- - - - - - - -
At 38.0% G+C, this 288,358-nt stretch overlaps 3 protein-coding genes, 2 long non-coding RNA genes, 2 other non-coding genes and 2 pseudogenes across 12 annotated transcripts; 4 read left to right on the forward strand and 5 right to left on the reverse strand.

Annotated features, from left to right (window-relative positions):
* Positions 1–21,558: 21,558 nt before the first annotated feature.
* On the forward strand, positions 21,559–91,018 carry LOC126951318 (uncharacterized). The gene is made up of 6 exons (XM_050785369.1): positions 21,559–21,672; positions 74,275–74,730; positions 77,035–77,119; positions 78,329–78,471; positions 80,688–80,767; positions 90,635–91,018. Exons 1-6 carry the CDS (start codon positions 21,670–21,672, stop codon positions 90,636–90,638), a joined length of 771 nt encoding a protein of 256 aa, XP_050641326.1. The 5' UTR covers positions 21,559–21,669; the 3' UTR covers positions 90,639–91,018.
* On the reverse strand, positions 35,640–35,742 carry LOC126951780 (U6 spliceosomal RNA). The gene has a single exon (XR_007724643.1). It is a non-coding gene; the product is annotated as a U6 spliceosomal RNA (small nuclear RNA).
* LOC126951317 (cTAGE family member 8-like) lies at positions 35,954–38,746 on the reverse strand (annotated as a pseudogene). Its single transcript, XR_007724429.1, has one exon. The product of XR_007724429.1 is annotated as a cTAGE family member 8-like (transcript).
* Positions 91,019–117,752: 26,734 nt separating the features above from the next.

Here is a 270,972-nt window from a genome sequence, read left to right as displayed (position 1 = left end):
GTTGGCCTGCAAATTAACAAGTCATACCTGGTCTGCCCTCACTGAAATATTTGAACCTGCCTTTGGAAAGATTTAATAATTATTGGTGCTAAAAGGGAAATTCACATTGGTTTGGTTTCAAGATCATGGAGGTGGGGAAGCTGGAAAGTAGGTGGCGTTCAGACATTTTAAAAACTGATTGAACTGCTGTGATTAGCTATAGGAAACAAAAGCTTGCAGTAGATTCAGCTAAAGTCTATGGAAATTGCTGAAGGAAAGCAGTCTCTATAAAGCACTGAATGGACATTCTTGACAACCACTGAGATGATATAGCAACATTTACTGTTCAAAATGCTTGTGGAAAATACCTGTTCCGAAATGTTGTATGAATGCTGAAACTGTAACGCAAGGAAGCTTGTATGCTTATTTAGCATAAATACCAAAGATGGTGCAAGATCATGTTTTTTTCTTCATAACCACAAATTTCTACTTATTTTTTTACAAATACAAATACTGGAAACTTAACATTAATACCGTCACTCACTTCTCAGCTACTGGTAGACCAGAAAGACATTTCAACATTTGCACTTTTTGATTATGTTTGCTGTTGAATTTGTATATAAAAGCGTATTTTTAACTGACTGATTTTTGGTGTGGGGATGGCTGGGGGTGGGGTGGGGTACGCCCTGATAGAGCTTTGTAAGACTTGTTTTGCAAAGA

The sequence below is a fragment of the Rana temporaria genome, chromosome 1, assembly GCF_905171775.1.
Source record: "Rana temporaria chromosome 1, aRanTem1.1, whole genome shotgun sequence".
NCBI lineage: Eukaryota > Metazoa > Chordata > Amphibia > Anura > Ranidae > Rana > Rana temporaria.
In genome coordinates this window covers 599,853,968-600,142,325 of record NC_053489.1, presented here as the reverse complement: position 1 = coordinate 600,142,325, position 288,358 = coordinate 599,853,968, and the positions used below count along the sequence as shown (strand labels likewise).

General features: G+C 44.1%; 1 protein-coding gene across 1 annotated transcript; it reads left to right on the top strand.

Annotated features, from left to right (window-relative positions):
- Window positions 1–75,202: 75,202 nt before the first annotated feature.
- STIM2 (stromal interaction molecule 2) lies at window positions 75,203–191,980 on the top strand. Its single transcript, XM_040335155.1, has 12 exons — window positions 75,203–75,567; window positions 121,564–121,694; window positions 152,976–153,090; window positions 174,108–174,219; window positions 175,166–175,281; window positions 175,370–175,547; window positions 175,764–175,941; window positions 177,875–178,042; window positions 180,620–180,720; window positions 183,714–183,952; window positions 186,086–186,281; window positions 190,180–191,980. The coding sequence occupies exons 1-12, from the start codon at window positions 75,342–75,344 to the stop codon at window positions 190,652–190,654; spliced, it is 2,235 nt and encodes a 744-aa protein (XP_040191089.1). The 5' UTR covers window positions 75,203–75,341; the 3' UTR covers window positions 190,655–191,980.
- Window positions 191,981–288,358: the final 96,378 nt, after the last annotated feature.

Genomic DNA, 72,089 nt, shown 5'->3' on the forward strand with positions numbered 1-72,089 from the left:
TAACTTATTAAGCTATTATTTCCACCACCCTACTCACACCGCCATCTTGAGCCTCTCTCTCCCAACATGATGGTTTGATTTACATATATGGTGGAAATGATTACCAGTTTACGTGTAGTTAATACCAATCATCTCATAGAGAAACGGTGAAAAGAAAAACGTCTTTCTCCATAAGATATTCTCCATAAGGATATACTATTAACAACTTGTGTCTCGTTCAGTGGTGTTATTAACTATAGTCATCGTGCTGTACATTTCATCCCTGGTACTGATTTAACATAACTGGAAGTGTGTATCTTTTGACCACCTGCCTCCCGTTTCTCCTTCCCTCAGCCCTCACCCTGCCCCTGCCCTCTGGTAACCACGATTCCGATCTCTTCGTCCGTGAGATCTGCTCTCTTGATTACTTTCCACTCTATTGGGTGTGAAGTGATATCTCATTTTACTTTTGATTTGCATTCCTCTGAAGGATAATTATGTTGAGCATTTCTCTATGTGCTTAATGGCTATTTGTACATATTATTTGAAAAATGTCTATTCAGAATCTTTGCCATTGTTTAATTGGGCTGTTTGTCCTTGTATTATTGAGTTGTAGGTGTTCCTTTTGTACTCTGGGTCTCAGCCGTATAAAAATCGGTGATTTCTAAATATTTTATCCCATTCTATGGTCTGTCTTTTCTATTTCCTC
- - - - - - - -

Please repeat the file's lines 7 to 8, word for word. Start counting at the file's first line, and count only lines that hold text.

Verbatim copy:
* Positions 91,019–117,752: 26,734 nt separating the features above from the next.

Here is a 270,972-nt window from a genome sequence, read left to right as displayed (position 1 = left end):